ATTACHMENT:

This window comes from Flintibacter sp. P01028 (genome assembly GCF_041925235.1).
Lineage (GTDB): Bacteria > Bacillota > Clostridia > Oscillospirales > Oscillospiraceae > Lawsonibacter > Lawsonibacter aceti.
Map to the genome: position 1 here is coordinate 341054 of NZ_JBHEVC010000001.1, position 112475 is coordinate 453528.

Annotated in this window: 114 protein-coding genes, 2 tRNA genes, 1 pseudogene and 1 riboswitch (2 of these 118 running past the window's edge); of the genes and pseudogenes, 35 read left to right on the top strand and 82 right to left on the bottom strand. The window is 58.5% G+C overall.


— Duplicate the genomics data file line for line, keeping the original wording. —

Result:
This window comes from Flintibacter sp. P01028 (genome assembly GCF_041925235.1).
Lineage (GTDB): Bacteria > Bacillota > Clostridia > Oscillospirales > Oscillospiraceae > Lawsonibacter > Lawsonibacter aceti.
Map to the genome: position 1 here is coordinate 341054 of NZ_JBHEVC010000001.1, position 112475 is coordinate 453528.

Annotated in this window: 114 protein-coding genes, 2 tRNA genes, 1 pseudogene and 1 riboswitch (2 of these 118 running past the window's edge); of the genes and pseudogenes, 35 read left to right on the top strand and 82 right to left on the bottom strand. The window is 58.5% G+C overall.